Austin said that building management had notified tenants that people in the building were allowing their friends to come into the gym. When Austin arrived, he noticed five men there who he did not recognize. One of them, he said, was letting the four others in and out of the facility with his key card. He then asked them if they were tenants, and that’s where the confrontation began.
“I wasn’t scared, but I was just like, this is bullsh*t,” Austin said. “You guys aren’t supposed to be here and now you’re deflecting by trying to change this into a race issue.” 

He said he asked if they also received an email from the building property manager, a name which he says they did not know. Austin told them that if they did not have an entry device, they should not have been there. In retrospect, he said he regrets it all.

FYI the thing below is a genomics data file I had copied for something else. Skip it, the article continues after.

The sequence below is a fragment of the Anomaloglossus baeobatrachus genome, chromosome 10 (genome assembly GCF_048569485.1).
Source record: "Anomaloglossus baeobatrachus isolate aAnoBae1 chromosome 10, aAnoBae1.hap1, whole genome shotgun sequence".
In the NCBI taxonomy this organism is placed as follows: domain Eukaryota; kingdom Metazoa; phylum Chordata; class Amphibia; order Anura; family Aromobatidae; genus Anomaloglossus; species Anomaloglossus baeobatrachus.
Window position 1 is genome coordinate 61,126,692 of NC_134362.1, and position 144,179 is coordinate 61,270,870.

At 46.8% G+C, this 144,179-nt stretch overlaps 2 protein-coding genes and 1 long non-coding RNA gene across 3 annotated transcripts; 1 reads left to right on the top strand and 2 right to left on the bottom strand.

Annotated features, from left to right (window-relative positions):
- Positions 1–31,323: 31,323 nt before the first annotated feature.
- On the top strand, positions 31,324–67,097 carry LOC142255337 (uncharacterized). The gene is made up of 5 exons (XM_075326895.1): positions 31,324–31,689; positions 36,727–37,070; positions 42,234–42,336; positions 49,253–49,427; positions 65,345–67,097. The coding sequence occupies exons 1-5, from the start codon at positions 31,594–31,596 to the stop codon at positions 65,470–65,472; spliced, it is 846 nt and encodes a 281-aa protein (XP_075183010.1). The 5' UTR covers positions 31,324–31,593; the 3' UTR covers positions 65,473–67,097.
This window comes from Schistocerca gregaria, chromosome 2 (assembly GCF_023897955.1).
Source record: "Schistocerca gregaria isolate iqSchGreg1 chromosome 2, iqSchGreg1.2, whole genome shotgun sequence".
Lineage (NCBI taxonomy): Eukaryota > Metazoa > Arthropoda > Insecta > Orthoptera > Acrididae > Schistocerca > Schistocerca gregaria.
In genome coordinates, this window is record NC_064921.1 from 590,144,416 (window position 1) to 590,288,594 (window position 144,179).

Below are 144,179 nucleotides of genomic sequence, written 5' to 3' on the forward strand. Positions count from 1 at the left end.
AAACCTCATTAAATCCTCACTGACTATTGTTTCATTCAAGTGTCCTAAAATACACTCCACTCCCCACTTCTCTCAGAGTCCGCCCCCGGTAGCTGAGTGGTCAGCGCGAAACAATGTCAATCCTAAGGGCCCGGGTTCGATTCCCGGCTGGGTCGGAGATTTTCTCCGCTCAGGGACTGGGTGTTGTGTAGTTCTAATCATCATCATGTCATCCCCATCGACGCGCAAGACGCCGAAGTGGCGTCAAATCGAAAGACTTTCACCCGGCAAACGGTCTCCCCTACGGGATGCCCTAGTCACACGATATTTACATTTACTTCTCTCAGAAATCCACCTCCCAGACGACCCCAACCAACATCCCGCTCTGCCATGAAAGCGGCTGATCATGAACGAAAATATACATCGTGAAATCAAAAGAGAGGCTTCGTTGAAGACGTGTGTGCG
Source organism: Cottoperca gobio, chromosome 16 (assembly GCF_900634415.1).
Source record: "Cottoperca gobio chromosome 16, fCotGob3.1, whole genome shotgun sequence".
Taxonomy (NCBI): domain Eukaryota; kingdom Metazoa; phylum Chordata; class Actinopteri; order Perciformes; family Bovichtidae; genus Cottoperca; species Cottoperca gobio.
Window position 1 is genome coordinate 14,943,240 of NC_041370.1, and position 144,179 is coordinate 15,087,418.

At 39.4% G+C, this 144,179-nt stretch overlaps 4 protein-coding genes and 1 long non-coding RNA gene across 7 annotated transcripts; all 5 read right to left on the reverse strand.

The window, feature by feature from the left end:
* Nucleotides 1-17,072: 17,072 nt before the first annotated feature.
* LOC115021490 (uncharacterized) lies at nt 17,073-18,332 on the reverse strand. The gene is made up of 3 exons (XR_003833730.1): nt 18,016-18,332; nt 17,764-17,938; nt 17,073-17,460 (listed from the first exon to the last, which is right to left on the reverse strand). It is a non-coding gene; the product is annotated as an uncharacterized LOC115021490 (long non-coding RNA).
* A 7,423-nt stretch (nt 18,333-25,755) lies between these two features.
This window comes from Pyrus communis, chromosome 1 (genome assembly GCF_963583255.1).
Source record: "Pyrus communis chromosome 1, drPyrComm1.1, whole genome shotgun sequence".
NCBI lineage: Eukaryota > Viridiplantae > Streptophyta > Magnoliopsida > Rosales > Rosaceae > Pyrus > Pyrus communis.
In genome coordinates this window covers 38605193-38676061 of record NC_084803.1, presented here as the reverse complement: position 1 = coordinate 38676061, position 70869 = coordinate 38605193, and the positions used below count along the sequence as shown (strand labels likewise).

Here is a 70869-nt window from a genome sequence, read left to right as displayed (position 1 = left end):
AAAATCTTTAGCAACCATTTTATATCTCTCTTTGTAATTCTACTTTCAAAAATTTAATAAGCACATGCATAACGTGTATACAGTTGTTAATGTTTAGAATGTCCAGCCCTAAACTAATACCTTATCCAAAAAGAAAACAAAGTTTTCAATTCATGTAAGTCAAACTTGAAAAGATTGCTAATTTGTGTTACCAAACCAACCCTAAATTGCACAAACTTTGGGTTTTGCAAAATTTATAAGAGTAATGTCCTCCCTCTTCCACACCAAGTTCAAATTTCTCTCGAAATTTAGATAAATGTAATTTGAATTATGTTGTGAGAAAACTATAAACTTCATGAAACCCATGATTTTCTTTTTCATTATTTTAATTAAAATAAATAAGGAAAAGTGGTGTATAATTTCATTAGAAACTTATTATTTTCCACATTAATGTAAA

“It’s not my place, I shouldn’t have said that,” he lamented. “I should have just kept to myself.” He explained that he didn’t call the police, but rather the building manager to verify that the group belonged there. 

“I apologized to them,” Austin said. “I said, ‘if you were a bunch of white guys I would have done the same thing.’ We talked for another 10 minutes after that and I thought they finally accepted my apology.” 

He said they ended up working out for 45 minutes together and left after a fist bump with the group.

Hassan and partner Salman Elmi do not corroborate Austin’s version of events. They say they were actually trying to diffuse the situation, rather than escalate it, although Austin says they were being confrontational.
“We were trying to calm the situation down,” said Elmi. “And I’m glad we got this on video because no one would have believed how this went down if we did not have this on video.

“Being a Black person in America, calling the police is the biggest threat,” he continued. “He knew what he was doing when he said that. Later on, he said the reason that he said that threat was to see if we would run away, and then he would know if we didn’t belong.”